(i) control and regulation of the rates, advantages, terms and conditions that may be offered by insurers in respect of general insurance business not so controlled and regulated by the Tariff Advisory Committee
(j) specifying the form and manner in which books of account shall be maintained and statement of accounts shall be rendered by insurers and other insurance intermediaries;
(k) regulating investment of funds by insurance companies;
(l) regulating maintenance of margin of solvency;
(m) adjudication of disputes between insurers and intermediaries or insurance intermediaries;
(n) supervising the functioning of the Tariff Advisory Committee;
(o) specifying the percentage of premium income of the insurer to finance schemes for promoting and regulating professional organisations engaged in insurance and reinsurance business;
(p) specifying the percentage of life insurance business and general insurance business to be undertaken by the insurer in the rural or social sector; and
(q) exercising such other powers as may be prescribed
IRDA’s Cell for redressal of grievances of Policyholders
The IRDA has a cell that receives and looks into complaints from policyholders—Life and Non-life grievances are handled separately. The Cell plays a facilitative role by taking up such complaints with the respective insurers.
Cases of delay/non-response: Cases of delay/non-response in matters relating to policies and claims are taken up with the insurers for speedy disposal.
Claims/policy contracts in dispute: Complaints relating to these are analysed and insurers are advised to examine the same. If required, their attention is called to specific issues for examination/re-examination. However, if the insurer does not change its stand even after examination/re-examination, the complainant is informed of the same. The Authority does not carry out any adjudicaton. For this, the complainant would have to approach the appropriate judicial channel.
Complaints against Non-life insurance companies:
Y.Priya Bharath,Deputy Director/ LVS Sunitha, Junior Officer,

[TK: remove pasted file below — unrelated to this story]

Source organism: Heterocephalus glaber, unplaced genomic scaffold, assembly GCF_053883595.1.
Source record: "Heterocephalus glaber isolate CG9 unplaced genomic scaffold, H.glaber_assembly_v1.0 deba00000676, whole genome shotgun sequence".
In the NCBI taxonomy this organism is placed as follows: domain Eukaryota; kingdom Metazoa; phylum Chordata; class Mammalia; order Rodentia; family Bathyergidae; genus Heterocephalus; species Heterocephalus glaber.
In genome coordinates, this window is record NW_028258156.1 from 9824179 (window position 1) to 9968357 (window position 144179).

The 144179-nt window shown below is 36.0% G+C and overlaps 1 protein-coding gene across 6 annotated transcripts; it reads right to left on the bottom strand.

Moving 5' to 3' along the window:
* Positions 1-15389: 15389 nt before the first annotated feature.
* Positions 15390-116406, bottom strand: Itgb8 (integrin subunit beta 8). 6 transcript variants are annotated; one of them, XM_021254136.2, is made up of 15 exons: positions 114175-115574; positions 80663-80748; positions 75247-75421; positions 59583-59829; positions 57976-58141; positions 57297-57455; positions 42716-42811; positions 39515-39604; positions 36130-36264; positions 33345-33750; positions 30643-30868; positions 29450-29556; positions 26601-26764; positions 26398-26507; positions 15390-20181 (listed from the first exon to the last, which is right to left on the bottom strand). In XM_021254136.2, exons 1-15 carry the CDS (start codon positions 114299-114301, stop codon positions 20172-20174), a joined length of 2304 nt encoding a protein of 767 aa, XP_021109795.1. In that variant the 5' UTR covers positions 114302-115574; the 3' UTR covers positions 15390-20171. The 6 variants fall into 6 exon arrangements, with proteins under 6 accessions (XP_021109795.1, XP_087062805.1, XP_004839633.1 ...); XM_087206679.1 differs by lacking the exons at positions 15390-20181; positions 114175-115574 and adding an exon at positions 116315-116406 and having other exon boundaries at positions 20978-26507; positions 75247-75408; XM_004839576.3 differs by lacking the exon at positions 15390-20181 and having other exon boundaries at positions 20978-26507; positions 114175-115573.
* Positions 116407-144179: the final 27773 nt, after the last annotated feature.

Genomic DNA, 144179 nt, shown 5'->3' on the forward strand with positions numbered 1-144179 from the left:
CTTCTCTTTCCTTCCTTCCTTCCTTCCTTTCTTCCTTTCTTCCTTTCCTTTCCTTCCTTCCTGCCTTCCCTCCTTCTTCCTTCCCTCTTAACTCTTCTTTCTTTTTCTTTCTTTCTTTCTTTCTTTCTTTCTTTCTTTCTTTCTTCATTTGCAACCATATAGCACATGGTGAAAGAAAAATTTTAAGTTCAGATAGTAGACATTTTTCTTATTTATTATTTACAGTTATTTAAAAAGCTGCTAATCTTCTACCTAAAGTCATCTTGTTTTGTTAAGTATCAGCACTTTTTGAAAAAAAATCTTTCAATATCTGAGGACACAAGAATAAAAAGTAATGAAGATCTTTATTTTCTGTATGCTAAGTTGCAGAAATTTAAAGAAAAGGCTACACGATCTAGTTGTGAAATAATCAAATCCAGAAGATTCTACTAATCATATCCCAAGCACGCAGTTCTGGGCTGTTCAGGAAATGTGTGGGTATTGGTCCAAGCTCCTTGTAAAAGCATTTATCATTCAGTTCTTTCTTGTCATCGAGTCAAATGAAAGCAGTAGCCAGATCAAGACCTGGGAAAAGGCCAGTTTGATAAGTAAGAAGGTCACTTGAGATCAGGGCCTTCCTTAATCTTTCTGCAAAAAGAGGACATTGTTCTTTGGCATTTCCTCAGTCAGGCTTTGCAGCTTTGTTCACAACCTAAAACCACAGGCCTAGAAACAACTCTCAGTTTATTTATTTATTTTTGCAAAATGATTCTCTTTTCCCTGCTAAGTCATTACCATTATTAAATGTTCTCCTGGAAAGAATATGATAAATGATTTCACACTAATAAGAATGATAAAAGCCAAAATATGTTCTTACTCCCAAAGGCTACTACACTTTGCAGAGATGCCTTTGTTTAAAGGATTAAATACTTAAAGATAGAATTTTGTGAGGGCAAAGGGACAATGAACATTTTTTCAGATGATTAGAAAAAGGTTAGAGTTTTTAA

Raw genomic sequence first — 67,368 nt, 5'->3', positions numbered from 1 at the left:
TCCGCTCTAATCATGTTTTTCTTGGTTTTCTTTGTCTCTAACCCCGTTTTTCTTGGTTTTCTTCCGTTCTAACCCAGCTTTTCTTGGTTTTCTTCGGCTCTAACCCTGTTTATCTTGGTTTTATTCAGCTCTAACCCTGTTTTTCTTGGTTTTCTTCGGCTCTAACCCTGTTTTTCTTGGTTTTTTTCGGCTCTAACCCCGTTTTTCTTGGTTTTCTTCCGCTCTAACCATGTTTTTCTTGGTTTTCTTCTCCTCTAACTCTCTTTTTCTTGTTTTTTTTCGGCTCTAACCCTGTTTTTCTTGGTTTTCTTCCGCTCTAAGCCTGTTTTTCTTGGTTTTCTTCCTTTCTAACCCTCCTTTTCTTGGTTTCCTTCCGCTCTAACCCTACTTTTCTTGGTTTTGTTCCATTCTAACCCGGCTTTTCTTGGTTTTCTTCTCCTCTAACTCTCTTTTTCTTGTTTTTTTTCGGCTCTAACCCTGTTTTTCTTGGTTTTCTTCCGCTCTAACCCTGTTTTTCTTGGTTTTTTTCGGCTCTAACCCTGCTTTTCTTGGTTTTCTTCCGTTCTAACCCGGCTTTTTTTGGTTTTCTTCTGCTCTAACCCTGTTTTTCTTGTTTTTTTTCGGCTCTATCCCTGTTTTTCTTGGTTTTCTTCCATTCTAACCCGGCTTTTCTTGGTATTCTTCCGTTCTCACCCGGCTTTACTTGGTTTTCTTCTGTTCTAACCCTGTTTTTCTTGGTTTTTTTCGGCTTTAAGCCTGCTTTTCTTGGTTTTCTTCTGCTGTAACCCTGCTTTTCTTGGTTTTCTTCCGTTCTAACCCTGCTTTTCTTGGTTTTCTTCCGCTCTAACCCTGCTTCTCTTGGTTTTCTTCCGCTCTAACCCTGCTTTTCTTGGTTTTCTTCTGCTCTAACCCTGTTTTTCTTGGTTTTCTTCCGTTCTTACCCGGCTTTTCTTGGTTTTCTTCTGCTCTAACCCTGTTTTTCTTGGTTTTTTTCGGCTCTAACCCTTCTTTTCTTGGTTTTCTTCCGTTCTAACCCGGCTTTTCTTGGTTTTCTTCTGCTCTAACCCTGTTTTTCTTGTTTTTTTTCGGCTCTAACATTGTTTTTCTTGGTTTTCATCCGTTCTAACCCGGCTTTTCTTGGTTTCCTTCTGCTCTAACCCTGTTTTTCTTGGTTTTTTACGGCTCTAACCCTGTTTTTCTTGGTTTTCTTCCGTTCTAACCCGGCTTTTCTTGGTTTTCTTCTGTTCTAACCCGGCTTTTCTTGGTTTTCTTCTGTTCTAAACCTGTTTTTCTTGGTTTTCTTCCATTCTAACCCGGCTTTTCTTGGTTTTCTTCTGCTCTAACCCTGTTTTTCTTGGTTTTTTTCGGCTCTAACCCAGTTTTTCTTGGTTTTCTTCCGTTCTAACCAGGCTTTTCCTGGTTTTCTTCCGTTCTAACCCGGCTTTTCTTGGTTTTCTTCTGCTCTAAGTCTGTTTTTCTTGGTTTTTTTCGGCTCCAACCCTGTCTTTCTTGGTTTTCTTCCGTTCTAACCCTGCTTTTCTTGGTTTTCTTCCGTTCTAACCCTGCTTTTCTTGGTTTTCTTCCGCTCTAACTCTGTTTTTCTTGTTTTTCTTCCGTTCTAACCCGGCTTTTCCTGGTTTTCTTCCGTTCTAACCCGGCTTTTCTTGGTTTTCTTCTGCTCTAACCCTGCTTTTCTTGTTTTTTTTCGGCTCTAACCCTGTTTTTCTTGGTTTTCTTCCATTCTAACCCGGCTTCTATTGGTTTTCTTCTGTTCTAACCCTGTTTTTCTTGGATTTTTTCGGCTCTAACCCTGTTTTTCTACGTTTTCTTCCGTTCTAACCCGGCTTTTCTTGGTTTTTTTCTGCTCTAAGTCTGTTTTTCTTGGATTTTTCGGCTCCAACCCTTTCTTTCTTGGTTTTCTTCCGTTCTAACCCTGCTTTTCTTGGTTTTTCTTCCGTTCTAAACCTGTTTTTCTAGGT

Insurance Regulatory and Development Authority,
Parisrama Bhavanam, 5-9-58/B,
Basheerbagh: 500 004
Phone: 040- 55820964, 55787938: Ext: 128/119
E-mail: firstname.lastname@example.org, email@example.com
Complaints against Life Insurance Companies:
Officer on Special Duty,
Insurance Regulatory and Development Authority,
Parisrama Bhavanam. 5-9-58/B,
Basheerbagh: 500 004
Phone: 040- 55820964, 55787938 Ext: 131
4) Non –life insurance companies
At present there are 14 non- life insurance companies in India.
|Name of the Company||Website|
|Bajaj Allianz General Insurance Company Limited||http://www.bajajallianz.com|
|ICICI Lombard General Insurance Company Limited||http://www.icicilombard.com|
|Export Credit Guarantee Corporation Limited||https://www.ecgcindia.com|
|HDFC-Chubb General Insurance Company Limited||http://www.hdfcchubb.com|
|Cholamandalam General Insurance Company Limited||http://www.cholainsurance.com|
|Tata AIG Life Insurance Company Limited||http://www.tata-aig.com|
|United India Insurance Company Limited||http://www.uiic.co.in/|
|Royal Sundaram Alliance Insurance Company Limited||http://www.royalsundaramalliance.com|
|Reliance General Insurance Company Limited|
|IFFCO Tokio General Insurance Company Limited||http://itgi.co.in|
|The Oriental Insurance Company Limited||http://orientalinsurance.nic.in/|
|New India Assurance Company Limited||http://www.niacl.com/|
|National Insurance Company Limited.||http://www.nationalinsuranceindia.com|
|Agriculture Insurance Company of India Limited||http://www.aicofindia.org|
5) General Insurance Products
Non –life Policies can be broadly classified into :
Plans for Corporate/ Business
Plans for Individuals
- A. Speciality
- B. Office
- C. Employee
- D. Property
- E. Contingency
These are the policies catered to meet special needs or needs of specific industries. Some of them are
Ö Aviation Insurance
Ö Marine Hull Insurance
Ö Freight Forwarders Insurance
Ö Port Liabilities
Ö Film Insurance,